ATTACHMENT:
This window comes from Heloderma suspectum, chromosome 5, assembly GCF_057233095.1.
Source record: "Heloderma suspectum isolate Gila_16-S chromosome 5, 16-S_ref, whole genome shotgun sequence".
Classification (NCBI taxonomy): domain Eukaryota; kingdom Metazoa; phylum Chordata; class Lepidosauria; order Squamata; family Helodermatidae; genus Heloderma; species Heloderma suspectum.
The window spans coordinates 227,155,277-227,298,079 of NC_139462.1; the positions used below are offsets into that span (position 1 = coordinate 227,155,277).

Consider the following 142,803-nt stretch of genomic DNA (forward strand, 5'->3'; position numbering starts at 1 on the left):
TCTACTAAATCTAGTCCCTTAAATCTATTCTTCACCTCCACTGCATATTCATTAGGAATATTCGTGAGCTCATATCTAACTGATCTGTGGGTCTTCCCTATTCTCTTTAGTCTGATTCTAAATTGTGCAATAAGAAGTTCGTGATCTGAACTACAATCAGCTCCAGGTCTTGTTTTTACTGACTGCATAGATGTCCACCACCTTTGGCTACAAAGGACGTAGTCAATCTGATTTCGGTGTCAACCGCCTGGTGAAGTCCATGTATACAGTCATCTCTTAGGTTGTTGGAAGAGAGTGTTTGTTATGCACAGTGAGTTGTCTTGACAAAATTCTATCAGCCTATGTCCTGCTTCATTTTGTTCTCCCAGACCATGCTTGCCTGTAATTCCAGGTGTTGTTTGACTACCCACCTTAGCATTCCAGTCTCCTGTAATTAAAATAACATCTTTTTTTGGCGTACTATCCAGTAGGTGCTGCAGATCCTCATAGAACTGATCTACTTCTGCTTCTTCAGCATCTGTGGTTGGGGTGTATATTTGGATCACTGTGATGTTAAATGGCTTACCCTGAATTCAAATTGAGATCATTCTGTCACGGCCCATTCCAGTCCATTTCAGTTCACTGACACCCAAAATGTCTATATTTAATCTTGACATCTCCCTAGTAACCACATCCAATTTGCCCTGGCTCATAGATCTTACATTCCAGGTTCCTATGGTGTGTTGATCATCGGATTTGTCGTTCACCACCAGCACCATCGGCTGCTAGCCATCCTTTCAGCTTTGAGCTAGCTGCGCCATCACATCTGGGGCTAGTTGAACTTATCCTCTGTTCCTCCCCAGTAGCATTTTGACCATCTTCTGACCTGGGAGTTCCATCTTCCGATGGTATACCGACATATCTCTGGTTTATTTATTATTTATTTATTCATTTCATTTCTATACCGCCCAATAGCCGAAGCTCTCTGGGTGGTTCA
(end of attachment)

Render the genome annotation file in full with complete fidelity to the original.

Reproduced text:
This window comes from Heloderma suspectum, chromosome 5, assembly GCF_057233095.1.
Source record: "Heloderma suspectum isolate Gila_16-S chromosome 5, 16-S_ref, whole genome shotgun sequence".
Classification (NCBI taxonomy): domain Eukaryota; kingdom Metazoa; phylum Chordata; class Lepidosauria; order Squamata; family Helodermatidae; genus Heloderma; species Heloderma suspectum.
The window spans coordinates 227,155,277-227,298,079 of NC_139462.1; the positions used below are offsets into that span (position 1 = coordinate 227,155,277).

Consider the following 142,803-nt stretch of genomic DNA (forward strand, 5'->3'; position numbering starts at 1 on the left):
TCTACTAAATCTAGTCCCTTAAATCTATTCTTCACCTCCACTGCATATTCATTAGGAATATTCGTGAGCTCATATCTAACTGATCTGTGGGTCTTCCCTATTCTCTTTAGTCTGATTCTAAATTGTGCAATAAGAAGTTCGTGATCTGAACTACAATCAGCTCCAGGTCTTGTTTTTACTGACTGCATAGATGTCCACCACCTTTGGCTACAAAGGACGTAGTCAATCTGATTTCGGTGTCAACCGCCTGGTGAAGTCCATGTATACAGTCATCTCTTAGGTTGTTGGAAGAGAGTGTTTGTTATGCACAGTGAGTTGTCTTGACAAAATTCTATCAGCCTATGTCCTGCTTCATTTTGTTCTCCCAGACCATGCTTGCCTGTAATTCCAGGTGTTGTTTGACTACCCACCTTAGCATTCCAGTCTCCTGTAATTAAAATAACATCTTTTTTTGGCGTACTATCCAGTAGGTGCTGCAGATCCTCATAGAACTGATCTACTTCTGCTTCTTCAGCATCTGTGGTTGGGGTGTATATTTGGATCACTGTGATGTTAAATGGCTTACCCTGAATTCAAATTGAGATCATTCTGTCACGGCCCATTCCAGTCCATTTCAGTTCACTGACACCCAAAATGTCTATATTTAATCTTGACATCTCCCTAGTAACCACATCCAATTTGCCCTGGCTCATAGATCTTACATTCCAGGTTCCTATGGTGTGTTGATCATCGGATTTGTCGTTCACCACCAGCACCATCGGCTGCTAGCCATCCTTTCAGCTTTGAGCTAGCTGCGCCATCACATCTGGGGCTAGTTGAACTTATCCTCTGTTCCTCCCCAGTAGCATTTTGACCATCTTCTGACCTGGGAGTTCCATCTTCCGATGGTATACCGACATATCTCTGGTTTATTTATTATTTATTTATTCATTTCATTTCTATACCGCCCAATAGCCGAAGCTCTCTGGGTGGTTCA